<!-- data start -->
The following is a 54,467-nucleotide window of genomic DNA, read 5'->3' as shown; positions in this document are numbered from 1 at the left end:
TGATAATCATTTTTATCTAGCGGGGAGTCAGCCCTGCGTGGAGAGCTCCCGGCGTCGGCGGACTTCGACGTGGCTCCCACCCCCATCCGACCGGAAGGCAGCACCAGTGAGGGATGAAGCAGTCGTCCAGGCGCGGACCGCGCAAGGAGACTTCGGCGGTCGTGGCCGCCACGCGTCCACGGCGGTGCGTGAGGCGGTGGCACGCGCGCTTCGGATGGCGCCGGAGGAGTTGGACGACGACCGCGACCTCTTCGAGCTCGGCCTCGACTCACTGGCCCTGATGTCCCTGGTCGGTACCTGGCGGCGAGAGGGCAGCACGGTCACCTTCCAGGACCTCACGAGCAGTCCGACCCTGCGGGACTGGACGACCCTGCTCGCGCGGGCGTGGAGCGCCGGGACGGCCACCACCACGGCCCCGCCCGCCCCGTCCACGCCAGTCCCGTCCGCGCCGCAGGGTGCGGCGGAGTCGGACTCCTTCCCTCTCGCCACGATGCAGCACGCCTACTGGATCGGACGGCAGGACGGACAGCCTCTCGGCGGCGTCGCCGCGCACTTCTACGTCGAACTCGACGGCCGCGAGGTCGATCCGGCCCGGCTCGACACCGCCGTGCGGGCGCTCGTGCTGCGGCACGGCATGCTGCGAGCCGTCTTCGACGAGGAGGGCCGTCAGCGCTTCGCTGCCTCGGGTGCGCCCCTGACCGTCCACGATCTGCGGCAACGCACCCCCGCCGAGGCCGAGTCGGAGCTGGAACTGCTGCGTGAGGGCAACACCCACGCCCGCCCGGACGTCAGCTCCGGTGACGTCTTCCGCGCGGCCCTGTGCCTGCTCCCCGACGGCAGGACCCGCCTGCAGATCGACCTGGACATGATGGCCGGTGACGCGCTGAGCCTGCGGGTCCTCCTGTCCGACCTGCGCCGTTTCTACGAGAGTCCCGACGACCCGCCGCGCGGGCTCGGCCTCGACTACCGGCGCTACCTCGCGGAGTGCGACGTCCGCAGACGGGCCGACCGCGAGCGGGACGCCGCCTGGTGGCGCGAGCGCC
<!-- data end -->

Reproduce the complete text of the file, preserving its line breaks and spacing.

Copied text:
The following is a 54,467-nucleotide window of genomic DNA, read 5'->3' as shown; positions in this document are numbered from 1 at the left end:
TGATAATCATTTTTATCTAGCGGGGAGTCAGCCCTGCGTGGAGAGCTCCCGGCGTCGGCGGACTTCGACGTGGCTCCCACCCCCATCCGACCGGAAGGCAGCACCAGTGAGGGATGAAGCAGTCGTCCAGGCGCGGACCGCGCAAGGAGACTTCGGCGGTCGTGGCCGCCACGCGTCCACGGCGGTGCGTGAGGCGGTGGCACGCGCGCTTCGGATGGCGCCGGAGGAGTTGGACGACGACCGCGACCTCTTCGAGCTCGGCCTCGACTCACTGGCCCTGATGTCCCTGGTCGGTACCTGGCGGCGAGAGGGCAGCACGGTCACCTTCCAGGACCTCACGAGCAGTCCGACCCTGCGGGACTGGACGACCCTGCTCGCGCGGGCGTGGAGCGCCGGGACGGCCACCACCACGGCCCCGCCCGCCCCGTCCACGCCAGTCCCGTCCGCGCCGCAGGGTGCGGCGGAGTCGGACTCCTTCCCTCTCGCCACGATGCAGCACGCCTACTGGATCGGACGGCAGGACGGACAGCCTCTCGGCGGCGTCGCCGCGCACTTCTACGTCGAACTCGACGGCCGCGAGGTCGATCCGGCCCGGCTCGACACCGCCGTGCGGGCGCTCGTGCTGCGGCACGGCATGCTGCGAGCCGTCTTCGACGAGGAGGGCCGTCAGCGCTTCGCTGCCTCGGGTGCGCCCCTGACCGTCCACGATCTGCGGCAACGCACCCCCGCCGAGGCCGAGTCGGAGCTGGAACTGCTGCGTGAGGGCAACACCCACGCCCGCCCGGACGTCAGCTCCGGTGACGTCTTCCGCGCGGCCCTGTGCCTGCTCCCCGACGGCAGGACCCGCCTGCAGATCGACCTGGACATGATGGCCGGTGACGCGCTGAGCCTGCGGGTCCTCCTGTCCGACCTGCGCCGTTTCTACGAGAGTCCCGACGACCCGCCGCGCGGGCTCGGCCTCGACTACCGGCGCTACCTCGCGGAGTGCGACGTCCGCAGACGGGCCGACCGCGAGCGGGACGCCGCCTGGTGGCGCGAGCGCC